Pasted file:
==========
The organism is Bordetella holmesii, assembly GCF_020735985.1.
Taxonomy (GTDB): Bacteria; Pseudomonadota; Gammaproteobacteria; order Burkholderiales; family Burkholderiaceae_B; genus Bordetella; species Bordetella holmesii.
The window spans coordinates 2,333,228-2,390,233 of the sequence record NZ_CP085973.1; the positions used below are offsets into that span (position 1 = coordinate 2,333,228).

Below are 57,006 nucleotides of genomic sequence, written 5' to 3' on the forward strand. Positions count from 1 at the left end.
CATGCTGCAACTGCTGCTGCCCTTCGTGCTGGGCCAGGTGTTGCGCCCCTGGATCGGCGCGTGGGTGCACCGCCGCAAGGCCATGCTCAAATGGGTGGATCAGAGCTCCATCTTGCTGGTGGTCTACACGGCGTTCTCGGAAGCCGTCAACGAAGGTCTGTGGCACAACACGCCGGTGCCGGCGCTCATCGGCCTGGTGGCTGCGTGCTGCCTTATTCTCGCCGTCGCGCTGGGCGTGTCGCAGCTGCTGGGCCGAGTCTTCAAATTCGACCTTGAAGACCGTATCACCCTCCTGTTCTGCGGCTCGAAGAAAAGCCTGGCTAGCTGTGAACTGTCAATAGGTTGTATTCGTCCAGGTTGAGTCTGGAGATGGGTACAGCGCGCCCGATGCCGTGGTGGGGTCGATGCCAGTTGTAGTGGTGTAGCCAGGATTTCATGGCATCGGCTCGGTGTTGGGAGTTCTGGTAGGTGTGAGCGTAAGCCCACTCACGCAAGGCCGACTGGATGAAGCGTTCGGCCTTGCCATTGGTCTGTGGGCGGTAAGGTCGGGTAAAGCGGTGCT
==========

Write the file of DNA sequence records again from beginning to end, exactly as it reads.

The organism is Bordetella holmesii, assembly GCF_020735985.1.
Taxonomy (GTDB): Bacteria; Pseudomonadota; Gammaproteobacteria; order Burkholderiales; family Burkholderiaceae_B; genus Bordetella; species Bordetella holmesii.
The window spans coordinates 2,333,228-2,390,233 of the sequence record NZ_CP085973.1; the positions used below are offsets into that span (position 1 = coordinate 2,333,228).

Below are 57,006 nucleotides of genomic sequence, written 5' to 3' on the forward strand. Positions count from 1 at the left end.
CATGCTGCAACTGCTGCTGCCCTTCGTGCTGGGCCAGGTGTTGCGCCCCTGGATCGGCGCGTGGGTGCACCGCCGCAAGGCCATGCTCAAATGGGTGGATCAGAGCTCCATCTTGCTGGTGGTCTACACGGCGTTCTCGGAAGCCGTCAACGAAGGTCTGTGGCACAACACGCCGGTGCCGGCGCTCATCGGCCTGGTGGCTGCGTGCTGCCTTATTCTCGCCGTCGCGCTGGGCGTGTCGCAGCTGCTGGGCCGAGTCTTCAAATTCGACCTTGAAGACCGTATCACCCTCCTGTTCTGCGGCTCGAAGAAAAGCCTGGCTAGCTGTGAACTGTCAATAGGTTGTATTCGTCCAGGTTGAGTCTGGAGATGGGTACAGCGCGCCCGATGCCGTGGTGGGGTCGATGCCAGTTGTAGTGGTGTAGCCAGGATTTCATGGCATCGGCTCGGTGTTGGGAGTTCTGGTAGGTGTGAGCGTAAGCCCACTCACGCAAGGCCGACTGGATGAAGCGTTCGGCCTTGCCATTGGTCTGTGGGCGGTAAGGTCGGGTAAAGCGGTGCT